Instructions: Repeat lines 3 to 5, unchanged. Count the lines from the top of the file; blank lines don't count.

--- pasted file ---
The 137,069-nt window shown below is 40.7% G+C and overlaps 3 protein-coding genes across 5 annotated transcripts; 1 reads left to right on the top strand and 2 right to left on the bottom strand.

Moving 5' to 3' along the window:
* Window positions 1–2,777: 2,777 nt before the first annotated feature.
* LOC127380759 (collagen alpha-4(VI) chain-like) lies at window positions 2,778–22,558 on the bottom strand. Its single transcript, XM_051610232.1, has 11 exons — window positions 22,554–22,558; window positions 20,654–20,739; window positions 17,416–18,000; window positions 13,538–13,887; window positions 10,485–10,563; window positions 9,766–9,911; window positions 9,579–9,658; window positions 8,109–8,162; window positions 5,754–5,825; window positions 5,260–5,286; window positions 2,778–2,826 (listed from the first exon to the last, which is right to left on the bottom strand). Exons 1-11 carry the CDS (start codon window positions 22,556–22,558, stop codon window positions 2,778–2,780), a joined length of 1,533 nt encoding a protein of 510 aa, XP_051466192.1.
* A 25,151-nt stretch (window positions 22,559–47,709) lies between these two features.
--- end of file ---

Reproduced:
* Window positions 1–2,777: 2,777 nt before the first annotated feature.
* LOC127380759 (collagen alpha-4(VI) chain-like) lies at window positions 2,778–22,558 on the bottom strand. Its single transcript, XM_051610232.1, has 11 exons — window positions 22,554–22,558; window positions 20,654–20,739; window positions 17,416–18,000; window positions 13,538–13,887; window positions 10,485–10,563; window positions 9,766–9,911; window positions 9,579–9,658; window positions 8,109–8,162; window positions 5,754–5,825; window positions 5,260–5,286; window positions 2,778–2,826 (listed from the first exon to the last, which is right to left on the bottom strand). Exons 1-11 carry the CDS (start codon window positions 22,556–22,558, stop codon window positions 2,778–2,780), a joined length of 1,533 nt encoding a protein of 510 aa, XP_051466192.1.
* A 25,151-nt stretch (window positions 22,559–47,709) lies between these two features.